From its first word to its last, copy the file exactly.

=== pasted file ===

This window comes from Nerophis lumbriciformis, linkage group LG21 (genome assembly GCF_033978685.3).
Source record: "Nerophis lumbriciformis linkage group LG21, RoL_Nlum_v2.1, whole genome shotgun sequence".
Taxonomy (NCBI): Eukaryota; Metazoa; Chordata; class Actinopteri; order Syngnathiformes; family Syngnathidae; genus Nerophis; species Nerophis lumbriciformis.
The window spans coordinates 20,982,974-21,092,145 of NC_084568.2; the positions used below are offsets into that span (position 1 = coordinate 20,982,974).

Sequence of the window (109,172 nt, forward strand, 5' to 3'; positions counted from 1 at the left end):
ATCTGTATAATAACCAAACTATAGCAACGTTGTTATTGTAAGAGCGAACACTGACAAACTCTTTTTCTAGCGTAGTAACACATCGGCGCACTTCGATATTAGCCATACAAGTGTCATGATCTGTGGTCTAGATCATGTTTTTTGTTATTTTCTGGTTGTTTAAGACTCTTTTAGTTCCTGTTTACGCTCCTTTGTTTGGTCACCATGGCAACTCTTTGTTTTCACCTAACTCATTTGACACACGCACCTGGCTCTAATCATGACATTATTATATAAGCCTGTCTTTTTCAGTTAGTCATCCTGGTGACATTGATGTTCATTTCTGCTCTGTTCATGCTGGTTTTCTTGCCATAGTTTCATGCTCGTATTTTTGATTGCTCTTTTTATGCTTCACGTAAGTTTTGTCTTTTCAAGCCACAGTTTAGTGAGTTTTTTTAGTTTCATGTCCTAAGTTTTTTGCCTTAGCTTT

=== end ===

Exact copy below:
This window comes from Nerophis lumbriciformis, linkage group LG21 (genome assembly GCF_033978685.3).
Source record: "Nerophis lumbriciformis linkage group LG21, RoL_Nlum_v2.1, whole genome shotgun sequence".
Taxonomy (NCBI): Eukaryota; Metazoa; Chordata; class Actinopteri; order Syngnathiformes; family Syngnathidae; genus Nerophis; species Nerophis lumbriciformis.
The window spans coordinates 20,982,974-21,092,145 of NC_084568.2; the positions used below are offsets into that span (position 1 = coordinate 20,982,974).

Sequence of the window (109,172 nt, forward strand, 5' to 3'; positions counted from 1 at the left end):
ATCTGTATAATAACCAAACTATAGCAACGTTGTTATTGTAAGAGCGAACACTGACAAACTCTTTTTCTAGCGTAGTAACACATCGGCGCACTTCGATATTAGCCATACAAGTGTCATGATCTGTGGTCTAGATCATGTTTTTTGTTATTTTCTGGTTGTTTAAGACTCTTTTAGTTCCTGTTTACGCTCCTTTGTTTGGTCACCATGGCAACTCTTTGTTTTCACCTAACTCATTTGACACACGCACCTGGCTCTAATCATGACATTATTATATAAGCCTGTCTTTTTCAGTTAGTCATCCTGGTGACATTGATGTTCATTTCTGCTCTGTTCATGCTGGTTTTCTTGCCATAGTTTCATGCTCGTATTTTTGATTGCTCTTTTTATGCTTCACGTAAGTTTTGTCTTTTCAAGCCACAGTTTAGTGAGTTTTTTTAGTTTCATGTCCTAAGTTTTTTGCCTTAGCTTT